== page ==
All web design is marketing – to a certain extent. Your clients want an e-commerce platform to sell pants, the web design is their prime marketing. Don’t just add some pictures to view the pants and somehow work them into your design. The focus, the goal is to present their products in the best light and to get people interested enough to buy. To do that you need to know some things about marketing – what annoys the buyer? What gets them clicking on a Call To Action button? You design, you spin, you market, you create the look, you create the feel… big job, but doable.
You are not working FOR your client, you are working WITH them. This works best when it works both ways. They have to give you enough information, ideas, functions, and aims but equally, you are the expert. You have the experience and the know-how, don’t be shy to offer advice, you know what works and what doesn’t – teamwork is a two-way partnership. Agreeing to anything might get you to work at the start but will lead to problems and further disappointments down the line. Adding professional input puts you in a stronger position and leads to long-term working relationships.
7. Presentation is Everything
When you present your web design to your clients, you are presenting them with your joint vision. It needs to get them excited, they need to feel what you feel, and it needs to create an energy and a buzz. This is more than just another step in the process, this is really the make or break. Put the effort in to get it right, find some cool mock-ups, or make an animated video, to show them what your web design will look like live. They need to leave the meeting saying they can’t wait.
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8. Under-Promise and Over-Deliver
If you promise the world but deliver an atlas, nobody is going to be happy. Promise what you can deliver regarding skills, ability, and time frame, be upfront, and lay your cards on the table. If you don’t meet your targets it leaves a negative feeling. If you surpass them, it’s a major plus.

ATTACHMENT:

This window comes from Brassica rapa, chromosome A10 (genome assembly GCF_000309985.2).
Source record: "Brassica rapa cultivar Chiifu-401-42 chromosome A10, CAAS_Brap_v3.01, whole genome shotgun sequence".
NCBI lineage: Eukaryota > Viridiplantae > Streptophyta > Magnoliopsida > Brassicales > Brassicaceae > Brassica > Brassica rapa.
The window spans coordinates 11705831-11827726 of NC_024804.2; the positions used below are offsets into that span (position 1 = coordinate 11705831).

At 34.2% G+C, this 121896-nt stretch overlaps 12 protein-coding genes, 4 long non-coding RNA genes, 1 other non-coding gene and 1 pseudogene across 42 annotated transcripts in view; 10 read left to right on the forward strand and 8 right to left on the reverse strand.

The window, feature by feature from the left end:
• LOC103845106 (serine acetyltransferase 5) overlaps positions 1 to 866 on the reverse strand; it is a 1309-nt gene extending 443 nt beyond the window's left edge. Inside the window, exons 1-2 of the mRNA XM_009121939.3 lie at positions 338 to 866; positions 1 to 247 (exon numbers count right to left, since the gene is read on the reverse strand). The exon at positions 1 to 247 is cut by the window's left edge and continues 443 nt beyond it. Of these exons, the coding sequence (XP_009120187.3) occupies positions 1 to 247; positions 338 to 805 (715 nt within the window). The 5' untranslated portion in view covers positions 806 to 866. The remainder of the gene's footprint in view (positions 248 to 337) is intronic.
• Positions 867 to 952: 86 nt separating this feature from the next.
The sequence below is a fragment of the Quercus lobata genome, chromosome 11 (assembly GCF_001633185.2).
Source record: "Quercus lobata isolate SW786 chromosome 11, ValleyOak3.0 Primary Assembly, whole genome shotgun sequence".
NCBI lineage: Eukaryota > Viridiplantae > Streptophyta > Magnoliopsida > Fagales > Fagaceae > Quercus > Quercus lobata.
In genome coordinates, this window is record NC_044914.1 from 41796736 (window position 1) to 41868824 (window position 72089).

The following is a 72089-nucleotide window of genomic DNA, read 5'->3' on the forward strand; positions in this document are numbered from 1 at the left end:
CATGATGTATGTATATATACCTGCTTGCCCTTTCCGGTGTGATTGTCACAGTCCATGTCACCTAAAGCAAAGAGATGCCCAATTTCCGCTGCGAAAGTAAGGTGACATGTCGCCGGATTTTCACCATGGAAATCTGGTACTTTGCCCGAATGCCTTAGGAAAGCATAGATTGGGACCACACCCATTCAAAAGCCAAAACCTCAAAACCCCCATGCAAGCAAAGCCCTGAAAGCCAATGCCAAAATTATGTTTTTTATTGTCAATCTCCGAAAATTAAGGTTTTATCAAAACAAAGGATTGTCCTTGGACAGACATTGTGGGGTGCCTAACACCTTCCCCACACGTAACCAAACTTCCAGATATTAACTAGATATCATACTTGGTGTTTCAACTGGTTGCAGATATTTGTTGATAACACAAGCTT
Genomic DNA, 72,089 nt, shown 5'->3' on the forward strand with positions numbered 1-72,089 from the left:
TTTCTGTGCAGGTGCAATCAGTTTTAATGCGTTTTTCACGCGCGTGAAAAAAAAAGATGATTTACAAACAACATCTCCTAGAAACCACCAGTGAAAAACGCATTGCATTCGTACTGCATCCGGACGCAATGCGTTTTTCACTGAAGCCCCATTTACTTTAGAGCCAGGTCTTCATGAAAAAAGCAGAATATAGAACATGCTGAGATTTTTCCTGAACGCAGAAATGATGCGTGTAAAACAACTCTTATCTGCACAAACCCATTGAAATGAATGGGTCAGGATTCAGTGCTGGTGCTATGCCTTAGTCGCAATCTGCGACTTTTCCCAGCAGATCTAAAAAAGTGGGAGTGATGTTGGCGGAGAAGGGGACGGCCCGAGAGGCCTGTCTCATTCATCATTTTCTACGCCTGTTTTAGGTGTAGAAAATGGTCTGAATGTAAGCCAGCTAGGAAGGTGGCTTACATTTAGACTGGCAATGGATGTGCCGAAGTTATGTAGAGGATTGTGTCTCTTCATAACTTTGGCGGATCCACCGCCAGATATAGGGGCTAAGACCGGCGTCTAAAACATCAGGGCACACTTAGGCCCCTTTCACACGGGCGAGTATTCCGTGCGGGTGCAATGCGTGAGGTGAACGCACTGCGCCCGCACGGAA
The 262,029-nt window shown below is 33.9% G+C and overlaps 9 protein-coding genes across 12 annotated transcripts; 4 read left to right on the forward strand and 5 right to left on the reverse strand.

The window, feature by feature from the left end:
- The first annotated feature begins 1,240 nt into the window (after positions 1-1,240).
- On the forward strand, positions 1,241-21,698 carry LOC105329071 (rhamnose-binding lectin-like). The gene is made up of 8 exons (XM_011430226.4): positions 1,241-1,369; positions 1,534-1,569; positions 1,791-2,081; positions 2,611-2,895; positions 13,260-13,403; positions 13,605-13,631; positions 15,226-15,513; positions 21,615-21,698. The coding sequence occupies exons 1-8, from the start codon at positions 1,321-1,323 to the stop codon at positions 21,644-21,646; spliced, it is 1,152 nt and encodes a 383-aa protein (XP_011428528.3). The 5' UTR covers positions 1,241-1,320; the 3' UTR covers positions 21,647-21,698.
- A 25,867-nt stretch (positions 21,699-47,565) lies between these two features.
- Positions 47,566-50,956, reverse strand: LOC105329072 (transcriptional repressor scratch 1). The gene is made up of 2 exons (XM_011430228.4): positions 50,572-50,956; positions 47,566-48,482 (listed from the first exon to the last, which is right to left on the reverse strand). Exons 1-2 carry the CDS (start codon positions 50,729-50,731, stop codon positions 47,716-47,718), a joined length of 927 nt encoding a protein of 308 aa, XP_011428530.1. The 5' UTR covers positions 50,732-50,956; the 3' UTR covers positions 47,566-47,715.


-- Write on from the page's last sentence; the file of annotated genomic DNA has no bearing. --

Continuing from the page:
9. Admit Your Mistakes
You are not faultless. If your client says that something is not working for them, they could well be wrong and they just as easily could be right. Check it out, if you are right, explain it, and politely accept that they were right to contact you. If there is an issue, don’t try excuses, admit it, and put it right. Even if it’s a relatively minor misunderstanding, it’s better to keep on good terms and get it done. Admitting a mistake is not a sign of weakness, in fact, in business, it is seen as a strength. By being active and not defensive you show transparency and credibility, the clients understand that mistakes happen, but if they know you are there for them when they do, they’ll come back. And it keeps the lines of communication open.
10. Don’t Work Alone
As a web designer, your work is strongly connected with the work of web developers that will work on your design later. To a certain extent, your work is only as good as theirs. An understanding of what they do, how the code is implemented etc, will not only help your design but also improve your relationship with the developers. Our tip is… discuss ideas with them, take on board suggestions, communicate clearly… build an understanding. If you know a good development team, suggest them to your client, both parties will appreciate it and referrals work both ways.
11. Don’t give away all your secrets
Keep something back, like we are doing now!!!
Every little helps you get to where you want to be. These ‘secrets’ are really just good advice that top web designers, take into account automatically. They are the guiding steps up the ladder of success, and when you’ve made it you can make your own rules. But until then let’s go with the tried and tested methods that we know work.